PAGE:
By Balazs Koranyi
FRANKFURT (Reuters) - The European Central Bank has downplayed a global slowdown for months, but it will finally take a tentative step next week to prop up the euro zone economy, signalling fresh stimulus to keep banks lending.
With a global trade war already biting and growth in Germany, the euro zone's powerhouse, stalling, gloom is quickly spreading across the region, leaving the ECB with the task of reviving confidence.
After a decade of fighting crisis, it is a role the ECB is all too familiar with. But it will be tricky, nevertheless.
The central bank just ended an unprecedented stimulus scheme and has already signalled further "normalisation", in the hope of doing away with crisis-era support. But some sort of policy reversal is inevitable.
Exports are waning, Brexit is looming, industrial production is falling and U.S. President Donald Trump is still weighing tariffs on Europe's vast car industry. The ECB is likely to slash its economic forecasts, putting its inflation target out of reach for several years, enough in itself to trigger action.
"A traditional wait-and-see stance runs the risk of unintentional tightening of monetary conditions," ING economist Carsten Brzeski said. "The ECB will have to carefully balance between too-hasty action, which could be perceived as panic, and too much complacency."
To be fair, the ECB is not alone. The U.S. Federal Reserve has already changed course, signalling that it would pause rate increases and stop shrinking its balance sheet, a reversal that has fuelled a two-month rally in stock markets.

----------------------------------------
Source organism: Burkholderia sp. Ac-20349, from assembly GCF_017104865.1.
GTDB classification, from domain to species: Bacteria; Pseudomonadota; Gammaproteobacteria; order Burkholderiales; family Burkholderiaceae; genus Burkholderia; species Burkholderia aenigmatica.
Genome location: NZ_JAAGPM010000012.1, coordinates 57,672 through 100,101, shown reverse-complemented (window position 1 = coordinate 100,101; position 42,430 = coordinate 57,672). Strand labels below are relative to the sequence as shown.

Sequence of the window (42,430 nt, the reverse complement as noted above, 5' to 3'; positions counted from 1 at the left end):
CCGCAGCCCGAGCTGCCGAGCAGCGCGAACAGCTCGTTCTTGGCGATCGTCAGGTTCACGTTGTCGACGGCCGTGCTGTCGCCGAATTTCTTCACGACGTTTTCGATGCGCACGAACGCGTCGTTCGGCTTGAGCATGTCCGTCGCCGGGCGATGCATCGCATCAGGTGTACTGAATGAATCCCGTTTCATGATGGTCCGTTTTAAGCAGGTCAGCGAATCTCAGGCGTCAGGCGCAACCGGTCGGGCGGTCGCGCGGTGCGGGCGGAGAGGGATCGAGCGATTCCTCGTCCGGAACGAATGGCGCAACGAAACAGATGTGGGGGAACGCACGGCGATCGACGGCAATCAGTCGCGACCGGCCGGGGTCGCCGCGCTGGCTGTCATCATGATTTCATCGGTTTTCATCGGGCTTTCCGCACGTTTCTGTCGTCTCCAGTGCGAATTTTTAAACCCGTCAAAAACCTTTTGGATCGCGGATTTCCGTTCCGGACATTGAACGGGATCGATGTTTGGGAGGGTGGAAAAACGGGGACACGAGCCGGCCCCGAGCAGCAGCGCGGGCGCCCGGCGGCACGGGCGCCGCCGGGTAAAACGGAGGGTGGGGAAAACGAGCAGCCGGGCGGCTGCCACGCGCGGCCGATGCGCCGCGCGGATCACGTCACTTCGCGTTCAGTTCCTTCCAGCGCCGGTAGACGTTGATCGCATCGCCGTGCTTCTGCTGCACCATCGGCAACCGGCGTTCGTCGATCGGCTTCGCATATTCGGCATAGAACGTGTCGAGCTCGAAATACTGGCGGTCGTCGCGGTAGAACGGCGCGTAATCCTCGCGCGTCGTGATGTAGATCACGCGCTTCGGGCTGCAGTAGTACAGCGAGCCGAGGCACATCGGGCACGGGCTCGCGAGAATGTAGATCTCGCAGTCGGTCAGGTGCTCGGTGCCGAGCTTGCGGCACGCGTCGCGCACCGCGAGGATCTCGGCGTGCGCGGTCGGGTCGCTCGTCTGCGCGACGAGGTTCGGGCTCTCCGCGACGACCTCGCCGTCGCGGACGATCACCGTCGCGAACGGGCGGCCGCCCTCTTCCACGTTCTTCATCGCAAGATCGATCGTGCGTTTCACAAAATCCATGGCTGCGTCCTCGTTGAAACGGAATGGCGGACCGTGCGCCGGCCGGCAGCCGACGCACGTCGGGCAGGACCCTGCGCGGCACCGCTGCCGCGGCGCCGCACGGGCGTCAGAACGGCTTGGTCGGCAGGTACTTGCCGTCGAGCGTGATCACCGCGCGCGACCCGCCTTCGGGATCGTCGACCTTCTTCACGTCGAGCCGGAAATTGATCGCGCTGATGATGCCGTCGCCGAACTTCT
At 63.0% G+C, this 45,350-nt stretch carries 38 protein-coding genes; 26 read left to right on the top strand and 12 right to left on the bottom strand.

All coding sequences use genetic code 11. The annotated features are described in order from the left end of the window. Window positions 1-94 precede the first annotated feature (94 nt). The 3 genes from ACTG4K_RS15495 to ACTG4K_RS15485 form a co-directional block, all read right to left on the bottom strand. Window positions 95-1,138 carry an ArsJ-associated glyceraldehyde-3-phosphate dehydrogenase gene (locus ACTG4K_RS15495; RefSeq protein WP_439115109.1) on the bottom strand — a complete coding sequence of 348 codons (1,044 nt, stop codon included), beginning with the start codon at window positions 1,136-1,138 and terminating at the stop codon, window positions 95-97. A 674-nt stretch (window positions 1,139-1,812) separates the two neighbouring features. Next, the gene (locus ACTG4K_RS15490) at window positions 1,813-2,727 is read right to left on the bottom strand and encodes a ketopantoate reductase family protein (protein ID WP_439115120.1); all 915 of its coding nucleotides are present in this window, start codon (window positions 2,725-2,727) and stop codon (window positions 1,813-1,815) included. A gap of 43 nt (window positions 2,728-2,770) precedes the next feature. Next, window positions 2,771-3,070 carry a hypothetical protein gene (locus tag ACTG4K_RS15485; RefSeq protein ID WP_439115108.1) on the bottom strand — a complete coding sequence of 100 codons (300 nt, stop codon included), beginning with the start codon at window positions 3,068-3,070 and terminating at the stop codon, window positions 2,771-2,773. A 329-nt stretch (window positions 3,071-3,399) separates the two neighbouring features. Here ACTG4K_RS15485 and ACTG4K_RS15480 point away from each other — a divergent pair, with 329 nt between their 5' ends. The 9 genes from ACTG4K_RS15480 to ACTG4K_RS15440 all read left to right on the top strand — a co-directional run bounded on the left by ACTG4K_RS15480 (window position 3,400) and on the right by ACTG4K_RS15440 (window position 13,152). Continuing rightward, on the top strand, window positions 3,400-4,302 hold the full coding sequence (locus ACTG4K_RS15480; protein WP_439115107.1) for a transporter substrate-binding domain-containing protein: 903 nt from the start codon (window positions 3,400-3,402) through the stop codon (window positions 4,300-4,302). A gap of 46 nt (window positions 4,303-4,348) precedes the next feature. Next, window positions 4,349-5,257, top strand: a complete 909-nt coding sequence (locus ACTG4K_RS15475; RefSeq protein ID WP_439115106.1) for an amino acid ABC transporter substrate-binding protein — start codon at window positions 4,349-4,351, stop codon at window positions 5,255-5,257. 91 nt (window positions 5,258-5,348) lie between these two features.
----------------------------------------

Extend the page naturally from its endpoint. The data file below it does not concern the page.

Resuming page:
The ECB's first step will be to offer banks fresh long-term loans, rolling over a similar facility to keep the credit flowing.
But the devil will be in the details, and the ECB is in no hurry to lay all of its cards on the table.
Still hoping the economic slowdown is just temporary and will end by summer, the ECB is only likely to signal next week that support will come, taking some time to work out details. By then it might be clear whether a rebound is underway.
It would also be relatively easy to take a 2019 rate increase off the table. Markets have already pushed expectations for a move into 2020, threatening to make ECB guidance obsolete.
The problem is that any change in the guidance, which sees rates steady through the summer, will reach beyond the term of ECB President Mario Draghi, a potentially contentious move not all policymakers are ready to take.
"One could argue than once forward guidance is the main tool left, unanimity becomes central to maximize the return of that policy tool. The risk is that by waiting for unanimity the de-anchoring of expectations becomes irreversible," Bank of America Merrill Lynch.
But unanimity is hard to achieve, given the history of countries like Germany and the Netherlands fighting loose policy. Any significant easing proposal is likely to reopen the rift between the hawks and doves, risking to create distracting noise around policy.
Unprecedented personnel flux could also make it more difficult for the ECB to take big steps. Half its board and over a third of its rate-setting Governing Council get replaced this year.
In itself, that should not have a great impact on policy. But the institution has a record of lining up behind its president, who doesn't just head the bank but is also a top economic policy advocate in key EU meetings.
Still, clarity on who will take over from Draghi is unlikely to come before European elections in late May, raising the risk of policy hesitation at a sensitive time.
(Reporting by Balazs Koranyi, editing by Larry King)